Question: President Trump wants pay for performance for federal employees. Doesn’t the government already reward employees for good performance?

Answer: Senior executives and certain other employees at high levels are under such systems. In 2016, almost all executives received ratings-based raises, averaging about 2 percent of salary — nearly $4,000 — and 81 percent also received a cash award, averaging almost $12,000.

Most other employees can receive performance-based raises through “quality step increases,” which speed their advancement up through their pay grade. Those are worth about $1,700 on average, but they are not common — only 3 percent of employees received one in 2015.

Meanwhile, nearly half received rating-based cash awards, averaging just over $1,000; a quarter received time-off awards for performance, averaging 19 hours; and smaller numbers received other types of recognition, such as suggestion awards and group performance awards.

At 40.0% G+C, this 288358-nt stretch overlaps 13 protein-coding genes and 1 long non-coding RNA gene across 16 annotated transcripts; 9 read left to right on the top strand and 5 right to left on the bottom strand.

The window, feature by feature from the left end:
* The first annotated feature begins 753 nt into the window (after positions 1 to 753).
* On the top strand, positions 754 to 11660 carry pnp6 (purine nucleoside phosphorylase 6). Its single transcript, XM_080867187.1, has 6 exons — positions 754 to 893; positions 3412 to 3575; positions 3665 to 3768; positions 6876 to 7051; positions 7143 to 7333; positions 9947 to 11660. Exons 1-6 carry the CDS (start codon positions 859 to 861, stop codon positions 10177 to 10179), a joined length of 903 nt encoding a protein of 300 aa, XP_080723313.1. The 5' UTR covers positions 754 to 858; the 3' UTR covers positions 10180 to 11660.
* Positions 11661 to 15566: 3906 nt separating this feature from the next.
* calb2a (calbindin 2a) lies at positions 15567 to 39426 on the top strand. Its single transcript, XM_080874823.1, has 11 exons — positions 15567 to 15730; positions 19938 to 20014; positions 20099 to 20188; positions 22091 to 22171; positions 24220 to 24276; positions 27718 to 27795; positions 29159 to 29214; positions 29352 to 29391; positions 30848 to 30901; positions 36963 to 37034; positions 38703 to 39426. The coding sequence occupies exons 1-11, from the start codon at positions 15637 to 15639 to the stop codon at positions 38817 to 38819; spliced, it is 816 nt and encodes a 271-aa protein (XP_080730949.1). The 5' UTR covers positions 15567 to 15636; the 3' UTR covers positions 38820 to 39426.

The White House has not explained how its proposal would work, other than to slow the frequency of regular step increases and to create a central $1 billion fund to provide “targeted pay incentives to reward and retain high performers.” Such systems typically combine pay grades into “bands” and replace all in-grade increases with performance-based raises.